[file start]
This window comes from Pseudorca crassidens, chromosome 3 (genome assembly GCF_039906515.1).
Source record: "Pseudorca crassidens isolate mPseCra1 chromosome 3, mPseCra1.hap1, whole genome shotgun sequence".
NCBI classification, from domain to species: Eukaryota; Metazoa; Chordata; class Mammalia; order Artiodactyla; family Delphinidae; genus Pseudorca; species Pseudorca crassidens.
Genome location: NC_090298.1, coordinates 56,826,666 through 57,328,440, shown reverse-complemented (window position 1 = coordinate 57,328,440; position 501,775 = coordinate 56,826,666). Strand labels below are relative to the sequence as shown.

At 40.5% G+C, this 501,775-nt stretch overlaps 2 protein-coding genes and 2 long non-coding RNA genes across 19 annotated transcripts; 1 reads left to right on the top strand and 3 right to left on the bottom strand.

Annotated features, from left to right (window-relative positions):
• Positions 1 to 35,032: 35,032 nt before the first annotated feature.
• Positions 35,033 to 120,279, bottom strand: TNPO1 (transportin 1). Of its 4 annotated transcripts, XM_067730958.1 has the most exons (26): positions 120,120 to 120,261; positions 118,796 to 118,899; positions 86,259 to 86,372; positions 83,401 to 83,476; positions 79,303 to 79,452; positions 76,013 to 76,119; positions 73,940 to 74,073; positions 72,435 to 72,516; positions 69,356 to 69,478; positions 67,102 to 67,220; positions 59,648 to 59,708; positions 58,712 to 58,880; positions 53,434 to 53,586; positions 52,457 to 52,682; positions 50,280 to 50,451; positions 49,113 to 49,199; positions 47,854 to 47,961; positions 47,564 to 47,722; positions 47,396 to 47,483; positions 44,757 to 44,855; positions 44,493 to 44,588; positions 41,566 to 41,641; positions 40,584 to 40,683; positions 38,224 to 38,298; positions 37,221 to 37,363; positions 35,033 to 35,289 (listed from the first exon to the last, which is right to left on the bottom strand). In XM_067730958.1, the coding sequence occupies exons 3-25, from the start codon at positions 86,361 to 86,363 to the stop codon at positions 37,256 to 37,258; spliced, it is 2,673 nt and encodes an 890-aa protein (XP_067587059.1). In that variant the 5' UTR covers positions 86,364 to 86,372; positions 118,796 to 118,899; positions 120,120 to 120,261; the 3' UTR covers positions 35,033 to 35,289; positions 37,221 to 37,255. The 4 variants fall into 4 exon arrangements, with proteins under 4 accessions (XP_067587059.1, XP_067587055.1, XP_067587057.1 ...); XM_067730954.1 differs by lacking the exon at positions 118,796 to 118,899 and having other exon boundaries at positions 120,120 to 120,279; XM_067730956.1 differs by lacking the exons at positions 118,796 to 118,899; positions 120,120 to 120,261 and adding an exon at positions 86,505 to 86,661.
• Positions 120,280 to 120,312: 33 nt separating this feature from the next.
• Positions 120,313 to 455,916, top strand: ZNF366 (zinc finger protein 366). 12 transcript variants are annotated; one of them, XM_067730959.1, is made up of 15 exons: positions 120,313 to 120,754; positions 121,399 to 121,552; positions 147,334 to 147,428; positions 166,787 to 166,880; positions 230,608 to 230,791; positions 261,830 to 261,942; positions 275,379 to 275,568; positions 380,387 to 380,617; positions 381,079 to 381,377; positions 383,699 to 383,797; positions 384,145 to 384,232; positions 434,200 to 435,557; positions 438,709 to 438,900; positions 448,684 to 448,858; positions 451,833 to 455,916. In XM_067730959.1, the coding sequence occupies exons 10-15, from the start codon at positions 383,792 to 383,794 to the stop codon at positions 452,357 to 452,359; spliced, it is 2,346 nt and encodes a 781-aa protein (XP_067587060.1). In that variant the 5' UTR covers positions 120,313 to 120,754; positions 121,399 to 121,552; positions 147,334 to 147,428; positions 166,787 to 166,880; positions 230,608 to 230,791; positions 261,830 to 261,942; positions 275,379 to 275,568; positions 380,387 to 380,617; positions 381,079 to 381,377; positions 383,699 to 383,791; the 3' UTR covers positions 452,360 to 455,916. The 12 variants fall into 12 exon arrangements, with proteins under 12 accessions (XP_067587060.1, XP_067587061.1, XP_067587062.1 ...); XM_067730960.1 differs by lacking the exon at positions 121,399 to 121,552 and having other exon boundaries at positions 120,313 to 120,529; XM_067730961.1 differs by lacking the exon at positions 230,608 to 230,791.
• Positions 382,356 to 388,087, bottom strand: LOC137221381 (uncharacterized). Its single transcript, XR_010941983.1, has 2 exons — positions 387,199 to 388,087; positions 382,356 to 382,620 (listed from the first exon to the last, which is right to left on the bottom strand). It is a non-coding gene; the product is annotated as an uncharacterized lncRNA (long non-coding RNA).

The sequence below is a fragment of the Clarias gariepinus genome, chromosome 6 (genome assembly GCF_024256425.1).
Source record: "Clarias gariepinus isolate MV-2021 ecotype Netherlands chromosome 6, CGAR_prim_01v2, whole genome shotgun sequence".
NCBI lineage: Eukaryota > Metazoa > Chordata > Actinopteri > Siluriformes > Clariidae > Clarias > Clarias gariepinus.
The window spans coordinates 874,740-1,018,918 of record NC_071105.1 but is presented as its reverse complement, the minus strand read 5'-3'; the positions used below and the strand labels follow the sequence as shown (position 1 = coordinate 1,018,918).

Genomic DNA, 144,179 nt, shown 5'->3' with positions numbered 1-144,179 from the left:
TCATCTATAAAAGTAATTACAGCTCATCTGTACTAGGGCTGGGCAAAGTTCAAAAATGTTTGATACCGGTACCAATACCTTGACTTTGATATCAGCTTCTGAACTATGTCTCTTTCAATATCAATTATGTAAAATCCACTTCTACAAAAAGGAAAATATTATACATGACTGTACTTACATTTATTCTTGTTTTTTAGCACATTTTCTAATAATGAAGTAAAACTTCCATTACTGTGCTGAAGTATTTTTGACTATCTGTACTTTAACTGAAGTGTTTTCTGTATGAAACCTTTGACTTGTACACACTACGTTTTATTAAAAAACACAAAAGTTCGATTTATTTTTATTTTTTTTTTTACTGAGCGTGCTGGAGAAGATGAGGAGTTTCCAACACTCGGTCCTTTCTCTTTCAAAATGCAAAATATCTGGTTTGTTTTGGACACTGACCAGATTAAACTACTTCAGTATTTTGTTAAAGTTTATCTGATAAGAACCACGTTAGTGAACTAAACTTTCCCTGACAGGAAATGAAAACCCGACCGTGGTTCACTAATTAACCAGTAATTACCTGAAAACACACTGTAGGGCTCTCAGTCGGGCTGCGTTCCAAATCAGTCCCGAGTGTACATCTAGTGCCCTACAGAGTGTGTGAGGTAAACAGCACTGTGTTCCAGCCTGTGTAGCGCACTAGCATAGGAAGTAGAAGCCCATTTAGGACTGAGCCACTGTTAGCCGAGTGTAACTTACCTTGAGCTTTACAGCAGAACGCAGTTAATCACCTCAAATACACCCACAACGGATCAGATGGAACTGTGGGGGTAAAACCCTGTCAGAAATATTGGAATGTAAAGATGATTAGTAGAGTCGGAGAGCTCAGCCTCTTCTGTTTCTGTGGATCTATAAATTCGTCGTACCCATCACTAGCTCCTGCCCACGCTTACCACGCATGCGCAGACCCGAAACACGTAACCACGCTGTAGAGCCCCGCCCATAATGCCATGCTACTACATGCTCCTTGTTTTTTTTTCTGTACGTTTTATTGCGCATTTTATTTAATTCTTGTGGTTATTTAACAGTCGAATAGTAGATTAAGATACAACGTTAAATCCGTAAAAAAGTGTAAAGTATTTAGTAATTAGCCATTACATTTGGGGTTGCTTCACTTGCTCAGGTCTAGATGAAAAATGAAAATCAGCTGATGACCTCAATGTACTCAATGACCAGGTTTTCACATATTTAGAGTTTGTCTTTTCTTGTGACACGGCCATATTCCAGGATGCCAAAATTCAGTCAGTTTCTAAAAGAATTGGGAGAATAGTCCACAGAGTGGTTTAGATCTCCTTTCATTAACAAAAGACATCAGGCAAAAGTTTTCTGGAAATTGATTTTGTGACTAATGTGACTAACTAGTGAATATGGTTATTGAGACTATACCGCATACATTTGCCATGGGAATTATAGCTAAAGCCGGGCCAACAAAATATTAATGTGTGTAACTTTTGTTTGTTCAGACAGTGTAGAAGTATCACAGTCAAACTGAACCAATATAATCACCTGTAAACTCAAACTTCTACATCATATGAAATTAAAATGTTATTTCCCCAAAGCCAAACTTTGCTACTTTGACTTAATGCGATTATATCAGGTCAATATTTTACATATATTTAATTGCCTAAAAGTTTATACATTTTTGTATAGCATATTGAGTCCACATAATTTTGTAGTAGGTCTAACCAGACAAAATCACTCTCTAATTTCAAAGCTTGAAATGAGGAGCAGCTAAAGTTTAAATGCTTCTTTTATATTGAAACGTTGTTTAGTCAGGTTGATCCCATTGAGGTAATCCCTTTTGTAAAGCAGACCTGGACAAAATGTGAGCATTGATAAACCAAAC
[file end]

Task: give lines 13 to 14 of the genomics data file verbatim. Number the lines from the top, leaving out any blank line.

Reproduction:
Source record: "Clarias gariepinus isolate MV-2021 ecotype Netherlands chromosome 6, CGAR_prim_01v2, whole genome shotgun sequence".
NCBI lineage: Eukaryota > Metazoa > Chordata > Actinopteri > Siluriformes > Clariidae > Clarias > Clarias gariepinus.